April 30, 2017
“Lose pure body fat.”
Obesitrol is a recently released fat burner designed to help you take control of your weight.
Advertisements promise Obesitrol boosts metabolism, reduces appetite, increases energy, promotes fat breakdown, and decreases water retention – all at the same time!
But is Obesitrol a good choice?
What’s In the Bottle?
Obesitrol contains all-natural ingredients in clinically proven concentrations. I’m particularly impressed with the balance between fat burners and appetite suppressants.
If you are unfamiliar with the formula, here’s a quick breakdown:
Irvingia Gabonensis. Praised by Dr. Oz as a “miracle in your medicine cabinet,” African mango is a potent superfruit naturally rich in fiber, antioxidants, and essential vitamins. Studies show African mango extract significantly reduces blood lipid levels. This makes it an effective treatment for high cholesterol and obesity. 
Lady’s Mantle. Lady’s mantle contains flavonoids which ignite metabolism and regulate digestive enzymes. When combined with olive leaf, cumin seed, and wild mint, lady’s mantle increases thermogenesis in brown adipocytes (fat tissue). 
Olive Leaf. Olive leaf extract inhibits glucose absorption in the intestines, inhibiting weight gain. It also reduces fat load and circulatory fat levels, and works synergistically with lady’s mantle and cumin seed to promote weight loss. 
Cumin Seed. Cumin optimizes glucose utilization, lowers blood sugar levels, and stimulates gastrointestinal mucoasa and pancreative digestive enzymes to improve digestion. Studies show it also contains antioxidants that protect against oxidative stress and enhances memory.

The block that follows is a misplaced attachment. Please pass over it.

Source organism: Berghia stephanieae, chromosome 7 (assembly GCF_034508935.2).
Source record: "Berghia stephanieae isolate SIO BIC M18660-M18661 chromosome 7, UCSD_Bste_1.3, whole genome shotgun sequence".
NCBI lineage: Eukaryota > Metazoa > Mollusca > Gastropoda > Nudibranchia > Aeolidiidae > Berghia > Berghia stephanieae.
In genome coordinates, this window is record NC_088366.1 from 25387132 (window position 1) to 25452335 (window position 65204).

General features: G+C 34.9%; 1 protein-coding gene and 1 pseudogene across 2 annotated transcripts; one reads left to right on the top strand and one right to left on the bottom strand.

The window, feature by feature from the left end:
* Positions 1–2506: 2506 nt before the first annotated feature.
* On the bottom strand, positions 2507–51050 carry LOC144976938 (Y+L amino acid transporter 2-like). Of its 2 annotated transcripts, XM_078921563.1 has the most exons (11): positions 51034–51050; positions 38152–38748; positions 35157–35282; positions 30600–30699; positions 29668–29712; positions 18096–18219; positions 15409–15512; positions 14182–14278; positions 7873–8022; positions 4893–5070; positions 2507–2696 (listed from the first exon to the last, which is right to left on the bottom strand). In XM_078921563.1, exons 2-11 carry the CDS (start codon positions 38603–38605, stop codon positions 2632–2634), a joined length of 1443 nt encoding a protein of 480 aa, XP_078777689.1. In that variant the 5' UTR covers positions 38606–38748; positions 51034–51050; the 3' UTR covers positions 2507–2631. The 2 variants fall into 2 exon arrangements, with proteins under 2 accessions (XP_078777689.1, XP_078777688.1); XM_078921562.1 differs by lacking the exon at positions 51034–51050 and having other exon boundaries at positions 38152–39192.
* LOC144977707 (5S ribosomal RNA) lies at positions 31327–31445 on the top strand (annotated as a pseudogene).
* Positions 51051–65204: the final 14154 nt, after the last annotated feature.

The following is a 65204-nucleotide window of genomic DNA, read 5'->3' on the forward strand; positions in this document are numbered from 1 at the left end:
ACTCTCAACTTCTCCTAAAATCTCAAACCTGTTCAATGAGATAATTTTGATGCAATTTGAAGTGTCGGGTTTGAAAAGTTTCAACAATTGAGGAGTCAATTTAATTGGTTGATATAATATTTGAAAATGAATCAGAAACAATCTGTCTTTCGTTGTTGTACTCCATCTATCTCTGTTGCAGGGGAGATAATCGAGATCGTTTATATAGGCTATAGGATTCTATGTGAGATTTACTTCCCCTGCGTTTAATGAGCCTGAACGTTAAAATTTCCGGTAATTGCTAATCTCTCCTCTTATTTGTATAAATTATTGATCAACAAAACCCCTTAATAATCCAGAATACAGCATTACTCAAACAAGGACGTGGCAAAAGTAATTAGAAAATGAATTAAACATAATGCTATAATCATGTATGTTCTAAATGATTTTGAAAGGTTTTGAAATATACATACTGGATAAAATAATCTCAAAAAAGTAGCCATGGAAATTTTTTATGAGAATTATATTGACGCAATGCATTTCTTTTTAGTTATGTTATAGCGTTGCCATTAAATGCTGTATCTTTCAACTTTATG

Wild Mint Leaf. Wild mint relaxes the stomach and increases gastric emptying. This speeds food’s passage throughout the digestive tract. It is an effective appetite suppressant and alleviates digestive symptoms such as spasms, gas, and dyspepsia. 
Cissus Quadrangularis. Cissus quadrangularis is traditionally used to speed healing and alleviate pain. It promotes the healthy growth of muscle and bone, and lowers cholesterol. Studies show cissus quadrangularis works well alongside African mango. Researchers conclude, cissus quadrangularis supplementation resulted in “significant reductions on all variables compared to the placebo group.” When combined with African mango, the combination “resulted in even larger reductions.” 
Caffeine Anhydrous. Caffeine interacts with the central nervous system to trigger a flight or fight response in the body. While in this state, hunger is reduced and caloric expenditure is increased.
Studies show caffeine enables athletes to “train at a greater power output and/or to train longer.”  With increased energy levels and power output, you can work out longer and burn more calories throughout the day.
Is Obesitrol Safe?
Obesitrol does not depend heavily on harsh stimulants or chemicals to promote results. Rather, it’s designed to work with your body’s natural fat burning mechanisms to give you greater control over your weight loss experience.
Consequently, Obesitrol side effects will be minimal, if any occur at all.